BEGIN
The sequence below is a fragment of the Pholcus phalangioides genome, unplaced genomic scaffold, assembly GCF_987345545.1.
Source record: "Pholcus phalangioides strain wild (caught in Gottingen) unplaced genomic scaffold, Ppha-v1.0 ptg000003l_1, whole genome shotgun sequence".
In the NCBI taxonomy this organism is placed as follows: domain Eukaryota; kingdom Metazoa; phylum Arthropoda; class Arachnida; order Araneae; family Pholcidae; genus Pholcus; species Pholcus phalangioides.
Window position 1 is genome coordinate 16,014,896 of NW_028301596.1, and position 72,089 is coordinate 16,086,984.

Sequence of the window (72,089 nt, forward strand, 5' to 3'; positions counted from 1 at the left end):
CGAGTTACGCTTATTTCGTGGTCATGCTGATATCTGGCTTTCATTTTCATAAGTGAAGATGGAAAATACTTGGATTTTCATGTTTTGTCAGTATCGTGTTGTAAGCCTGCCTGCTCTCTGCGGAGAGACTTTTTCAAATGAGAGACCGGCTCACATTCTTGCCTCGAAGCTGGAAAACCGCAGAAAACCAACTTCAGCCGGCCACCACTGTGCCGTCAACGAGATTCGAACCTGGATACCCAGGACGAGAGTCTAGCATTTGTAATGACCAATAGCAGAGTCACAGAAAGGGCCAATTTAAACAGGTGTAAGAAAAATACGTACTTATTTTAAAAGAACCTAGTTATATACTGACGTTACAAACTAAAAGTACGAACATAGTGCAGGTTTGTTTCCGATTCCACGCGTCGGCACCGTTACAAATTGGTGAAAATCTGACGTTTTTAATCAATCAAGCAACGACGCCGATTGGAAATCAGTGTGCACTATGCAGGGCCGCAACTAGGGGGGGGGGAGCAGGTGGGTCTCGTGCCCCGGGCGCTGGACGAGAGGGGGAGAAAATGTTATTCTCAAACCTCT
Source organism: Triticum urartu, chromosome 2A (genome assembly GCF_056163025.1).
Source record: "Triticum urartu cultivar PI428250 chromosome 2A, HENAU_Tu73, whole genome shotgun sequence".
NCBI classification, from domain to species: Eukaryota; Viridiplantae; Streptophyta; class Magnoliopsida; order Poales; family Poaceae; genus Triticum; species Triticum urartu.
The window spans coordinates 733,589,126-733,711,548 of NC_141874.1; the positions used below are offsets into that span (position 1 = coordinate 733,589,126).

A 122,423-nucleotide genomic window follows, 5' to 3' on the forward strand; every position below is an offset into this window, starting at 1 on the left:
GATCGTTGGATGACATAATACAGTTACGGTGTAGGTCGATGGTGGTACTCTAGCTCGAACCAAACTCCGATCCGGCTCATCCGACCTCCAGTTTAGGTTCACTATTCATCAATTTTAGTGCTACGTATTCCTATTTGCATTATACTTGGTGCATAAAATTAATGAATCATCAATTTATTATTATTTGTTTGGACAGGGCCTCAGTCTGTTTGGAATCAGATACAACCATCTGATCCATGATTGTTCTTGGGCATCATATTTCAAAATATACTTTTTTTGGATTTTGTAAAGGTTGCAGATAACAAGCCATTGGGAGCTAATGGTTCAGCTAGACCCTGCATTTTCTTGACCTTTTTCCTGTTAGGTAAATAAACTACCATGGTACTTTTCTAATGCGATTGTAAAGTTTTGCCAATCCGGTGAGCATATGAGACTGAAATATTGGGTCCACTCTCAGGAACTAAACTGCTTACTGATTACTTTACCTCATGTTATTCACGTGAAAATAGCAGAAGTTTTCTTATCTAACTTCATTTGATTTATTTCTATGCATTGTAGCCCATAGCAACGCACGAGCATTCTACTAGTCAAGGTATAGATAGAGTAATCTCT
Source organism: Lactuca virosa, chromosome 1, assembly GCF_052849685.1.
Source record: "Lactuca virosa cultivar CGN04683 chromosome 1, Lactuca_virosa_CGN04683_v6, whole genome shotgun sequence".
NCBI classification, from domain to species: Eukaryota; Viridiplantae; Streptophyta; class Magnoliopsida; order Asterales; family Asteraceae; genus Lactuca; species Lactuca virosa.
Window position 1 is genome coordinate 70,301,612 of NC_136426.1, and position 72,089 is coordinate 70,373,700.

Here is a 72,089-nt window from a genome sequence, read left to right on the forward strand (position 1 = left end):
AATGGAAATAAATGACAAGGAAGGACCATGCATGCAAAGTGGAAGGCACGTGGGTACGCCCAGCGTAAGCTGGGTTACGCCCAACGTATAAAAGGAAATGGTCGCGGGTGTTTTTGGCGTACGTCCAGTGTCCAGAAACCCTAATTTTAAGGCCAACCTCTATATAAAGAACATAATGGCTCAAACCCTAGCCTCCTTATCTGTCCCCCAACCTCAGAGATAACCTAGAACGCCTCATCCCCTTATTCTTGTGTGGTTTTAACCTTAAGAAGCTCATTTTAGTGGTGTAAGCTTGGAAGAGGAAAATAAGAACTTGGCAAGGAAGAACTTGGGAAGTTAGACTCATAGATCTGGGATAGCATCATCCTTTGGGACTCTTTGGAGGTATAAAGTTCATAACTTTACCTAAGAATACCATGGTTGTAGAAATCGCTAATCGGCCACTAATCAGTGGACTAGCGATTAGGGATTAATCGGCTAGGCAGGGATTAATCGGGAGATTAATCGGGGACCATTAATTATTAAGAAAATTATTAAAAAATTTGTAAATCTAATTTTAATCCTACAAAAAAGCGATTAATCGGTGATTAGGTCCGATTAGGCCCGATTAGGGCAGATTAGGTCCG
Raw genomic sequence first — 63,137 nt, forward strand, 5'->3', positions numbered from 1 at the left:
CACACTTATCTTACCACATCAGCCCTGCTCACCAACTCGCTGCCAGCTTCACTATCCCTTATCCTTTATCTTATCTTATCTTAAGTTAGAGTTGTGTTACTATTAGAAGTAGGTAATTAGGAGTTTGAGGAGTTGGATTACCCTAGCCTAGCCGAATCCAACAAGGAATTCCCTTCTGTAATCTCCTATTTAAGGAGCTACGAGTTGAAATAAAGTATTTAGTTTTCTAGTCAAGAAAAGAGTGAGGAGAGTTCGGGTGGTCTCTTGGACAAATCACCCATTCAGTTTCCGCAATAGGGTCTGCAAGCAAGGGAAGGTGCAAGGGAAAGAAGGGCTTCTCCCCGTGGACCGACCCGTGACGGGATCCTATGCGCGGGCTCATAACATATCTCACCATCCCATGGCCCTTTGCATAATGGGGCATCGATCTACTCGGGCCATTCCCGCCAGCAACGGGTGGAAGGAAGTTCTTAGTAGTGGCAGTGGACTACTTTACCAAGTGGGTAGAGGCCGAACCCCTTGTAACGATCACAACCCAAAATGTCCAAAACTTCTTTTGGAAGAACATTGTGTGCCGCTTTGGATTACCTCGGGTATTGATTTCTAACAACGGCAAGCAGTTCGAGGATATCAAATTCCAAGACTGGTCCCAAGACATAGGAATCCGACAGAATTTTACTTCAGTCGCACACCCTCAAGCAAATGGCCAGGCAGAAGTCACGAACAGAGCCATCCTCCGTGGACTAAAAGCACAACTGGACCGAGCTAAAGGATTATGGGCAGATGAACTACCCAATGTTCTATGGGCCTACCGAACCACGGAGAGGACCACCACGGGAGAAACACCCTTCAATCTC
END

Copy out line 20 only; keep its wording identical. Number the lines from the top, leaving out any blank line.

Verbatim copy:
CACACTTATCTTACCACATCAGCCCTGCTCACCAACTCGCTGCCAGCTTCACTATCCCTTATCCTTTATCTTATCTTATCTTAAGTTAGAGTTGTGTTACTATTAGAAGTAGGTAATTAGGAGTTTGAGGAGTTGGATTACCCTAGCCTAGCCGAATCCAACAAGGAATTCCCTTCTGTAATCTCCTATTTAAGGAGCTACGAGTTGAAATAAAGTATTTAGTTTTCTAGTCAAGAAAAGAGTGAGGAGAGTTCGGGTGGTCTCTTGGACAAATCACCCATTCAGTTTCCGCAATAGGGTCTGCAAGCAAGGGAAGGTGCAAGGGAAAGAAGGGCTTCTCCCCGTGGACCGACCCGTGACGGGATCCTATGCGCGGGCTCATAACATATCTCACCATCCCATGGCCCTTTGCATAATGGGGCATCGATCTACTCGGGCCATTCCCGCCAGCAACGGGTGGAAGGAAGTTCTTAGTAGTGGCAGTGGACTACTTTACCAAGTGGGTAGAGGCCGAACCCCTTGTAACGATCACAACCCAAAATGTCCAAAACTTCTTTTGGAAGAACATTGTGTGCCGCTTTGGATTACCTCGGGTATTGATTTCTAACAACGGCAAGCAGTTCGAGGATATCAAATTCCAAGACTGGTCCCAAGACATAGGAATCCGACAGAATTTTACTTCAGTCGCACACCCTCAAGCAAATGGCCAGGCAGAAGTCACGAACAGAGCCATCCTCCGTGGACTAAAAGCACAACTGGACCGAGCTAAAGGATTATGGGCAGATGAACTACCCAATGTTCTATGGGCCTACCGAACCACGGAGAGGACCACCACGGGAGAAACACCCTTCAATCTC